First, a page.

Friday, April 20, 2012

Family meals

I recently started having my kids, who are 8 and 10, each take responsibility for cooking the family meal one night a week. I stole the idea from the New York Times:

The writer there says she started having her sons cook because she was tired of having them bug her about dinner as soon as she got home from work, or complain about the meal. My reasons were different. Until recently, I didn't do any of the cooking in my home. My husband did. He is a more intuitive cook than I am. I am a recipe girl. So we had a oddly gendered break down in which he cooked meats and mains, and I did salad, desserts and baked goods. But I started cooking more in recent years. In part, this was because he started doing some more childcare, and it seemed like we had to balance chores. In part, it was because I needed to take hold of my diet as my metabolism slowed and my body started wanting to pack on fat. So, I started cooking a few nights a week, building more meatless meals into our schedule, as well as more fish, more chicken, more veggies.

I decided to have the kids cook not because I resented cooking at all. Instead, I thought it would be a good way to have them take ownership of something, to learn more about food, to prepare them for the future and to find a new activity to share (as they grow up and away from me). Also, I realize that nobody taught me to cook and I wish they had. My mom was of the generation that had discovered canned and frozen food as a godsend. She wanted to escape the kitchen, but never did. Even though she worked full time, she cooked every meal, and still does. To this day, at almost 80- years old, if my mother left my father he would have to survive on peanut butter sandwiches. I don't even think I have seen him open a can of soup! So, while she cooked many foods from scratch, she cooked more using ready at hand ingredients and mixes. I helped a little but was never shown how to chop an onion, how to store veggies, how to recognize cuts of meat. Instead, I heated fish sticks, heated sauce from a jar, boiled frozen vegetables, and poured pancake batter from a carton. Like many of my generation, I have been finding out about food as an adult as part of a return to the kitchen, and to whole foods.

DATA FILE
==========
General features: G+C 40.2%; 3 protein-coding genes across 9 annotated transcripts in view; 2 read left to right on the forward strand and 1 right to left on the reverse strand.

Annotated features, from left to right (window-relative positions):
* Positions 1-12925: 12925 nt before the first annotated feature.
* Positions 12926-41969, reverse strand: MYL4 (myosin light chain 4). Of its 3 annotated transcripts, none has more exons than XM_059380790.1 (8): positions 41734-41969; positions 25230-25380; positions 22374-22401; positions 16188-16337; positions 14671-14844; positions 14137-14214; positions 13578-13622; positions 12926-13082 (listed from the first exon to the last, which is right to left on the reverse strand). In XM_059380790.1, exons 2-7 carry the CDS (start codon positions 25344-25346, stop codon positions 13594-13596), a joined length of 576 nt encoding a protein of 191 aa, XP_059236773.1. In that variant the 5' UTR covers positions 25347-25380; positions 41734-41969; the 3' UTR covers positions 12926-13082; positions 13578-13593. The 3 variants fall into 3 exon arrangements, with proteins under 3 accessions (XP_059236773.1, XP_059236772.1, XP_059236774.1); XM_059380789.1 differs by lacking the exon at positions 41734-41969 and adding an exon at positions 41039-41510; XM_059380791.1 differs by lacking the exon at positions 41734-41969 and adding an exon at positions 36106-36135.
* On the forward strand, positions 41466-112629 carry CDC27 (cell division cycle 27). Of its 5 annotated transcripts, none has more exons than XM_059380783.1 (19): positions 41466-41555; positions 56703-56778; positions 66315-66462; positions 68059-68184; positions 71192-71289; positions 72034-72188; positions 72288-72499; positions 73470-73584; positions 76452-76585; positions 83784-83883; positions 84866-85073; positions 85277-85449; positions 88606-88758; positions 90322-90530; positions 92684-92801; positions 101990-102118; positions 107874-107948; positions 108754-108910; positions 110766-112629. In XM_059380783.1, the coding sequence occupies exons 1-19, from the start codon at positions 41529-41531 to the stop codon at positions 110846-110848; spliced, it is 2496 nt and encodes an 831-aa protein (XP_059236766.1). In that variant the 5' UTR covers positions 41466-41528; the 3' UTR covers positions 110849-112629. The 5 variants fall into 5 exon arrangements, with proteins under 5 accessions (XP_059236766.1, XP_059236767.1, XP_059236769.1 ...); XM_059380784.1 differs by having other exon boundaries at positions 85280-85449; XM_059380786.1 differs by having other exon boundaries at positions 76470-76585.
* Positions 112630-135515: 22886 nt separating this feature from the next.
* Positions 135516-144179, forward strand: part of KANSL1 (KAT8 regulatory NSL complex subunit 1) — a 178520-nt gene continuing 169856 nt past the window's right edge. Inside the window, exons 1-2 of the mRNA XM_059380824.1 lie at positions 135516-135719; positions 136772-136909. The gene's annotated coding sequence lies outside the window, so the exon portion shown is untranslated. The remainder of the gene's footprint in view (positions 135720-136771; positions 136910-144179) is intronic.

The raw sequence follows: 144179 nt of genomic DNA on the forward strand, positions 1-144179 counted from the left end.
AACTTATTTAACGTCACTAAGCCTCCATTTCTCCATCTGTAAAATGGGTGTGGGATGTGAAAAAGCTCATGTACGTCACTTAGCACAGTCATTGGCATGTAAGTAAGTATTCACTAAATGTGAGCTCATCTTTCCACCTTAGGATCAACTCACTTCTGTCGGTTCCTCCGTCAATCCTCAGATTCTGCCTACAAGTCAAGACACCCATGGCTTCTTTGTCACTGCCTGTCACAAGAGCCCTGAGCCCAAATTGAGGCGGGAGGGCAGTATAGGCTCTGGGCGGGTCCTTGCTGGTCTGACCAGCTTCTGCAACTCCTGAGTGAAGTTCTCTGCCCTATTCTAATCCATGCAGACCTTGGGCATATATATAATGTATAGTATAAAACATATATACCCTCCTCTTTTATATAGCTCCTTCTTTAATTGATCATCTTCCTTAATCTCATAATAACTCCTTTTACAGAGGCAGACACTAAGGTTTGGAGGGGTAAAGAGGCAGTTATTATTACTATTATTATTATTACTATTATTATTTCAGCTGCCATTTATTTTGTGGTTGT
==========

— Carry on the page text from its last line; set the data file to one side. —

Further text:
My kids are growing up in a very different world. Most of our male friends do cook, and are generally the dominant cook in the house (in line with the gendering of cooking as male when it is gourmet and female when it is functional). Many of our friends have vegetable gardens or belong to CSAs. All shop at Farmer's Markets and eat at farm to table restaurants. Some have chickens! So, the kids have some knowledge of food, certainly greater than I did. And they have been helping in the kitchen sine they were little -- mixing muffins and granola bars and cakes, making salad dressing.

But the experiment was to have them think about a dinner, and make it as much by themselves as possible. I usually suggest a few things and they pick or they suggest something and I find a recipe. It has to be something the grown ups will like, not "kid food," whatever that is. We usually work with recipes from Cooking Light or Weight Watchers but they don't notice that they are less caloric or lower in fat because they have never made them any other way.

It has been a success. My son, who is a bit of a foodie, is the most enthusiastic. He likes to do everything himself. Seeing an eight year old chopping onions is a little nerve wracking, but he has now done it every week. He has made turkey sloppy joes, lemon pasta, pasta with sausage and spinach, fish tacos, French onion soup, pecan chicken, chicken pot pie, and more. We have made sides of sweet potatoes, butternut squash, spinach, rice, and beans. My daughter is trickier. Until recently, she only ate food that had melted cheese or peanut butter in it. She might be what they call a super taster which means she tastes things more intensely than others, but whatever the cause, she is picky (she finds "bitter" tastes in the oddest places). She has started eating some meat -- steak, ribs, bacon -- but no chicken, fish, or recognizable vegetables. So, with her I nudge slightly. We have made a cheesy potato soup, french bread pizzas, a creamy pasta which was served with peas for her brother, peas and asparagus for the adults, and plain for her. This week, we made cream of tomato soup and cheesy toasts, a recipe form Epicurious (the toasts were great, the soup so so). She lets me chop more than her brother does and gets a little bored, but she does a good amount of work and takes pride in the result.

At the end of the day, it is a nice way for us to spend time together and have a shared project. I hope it also prepares them to be independent and healthy adults, hosts, dates, and partners.

No comments:

Post a Comment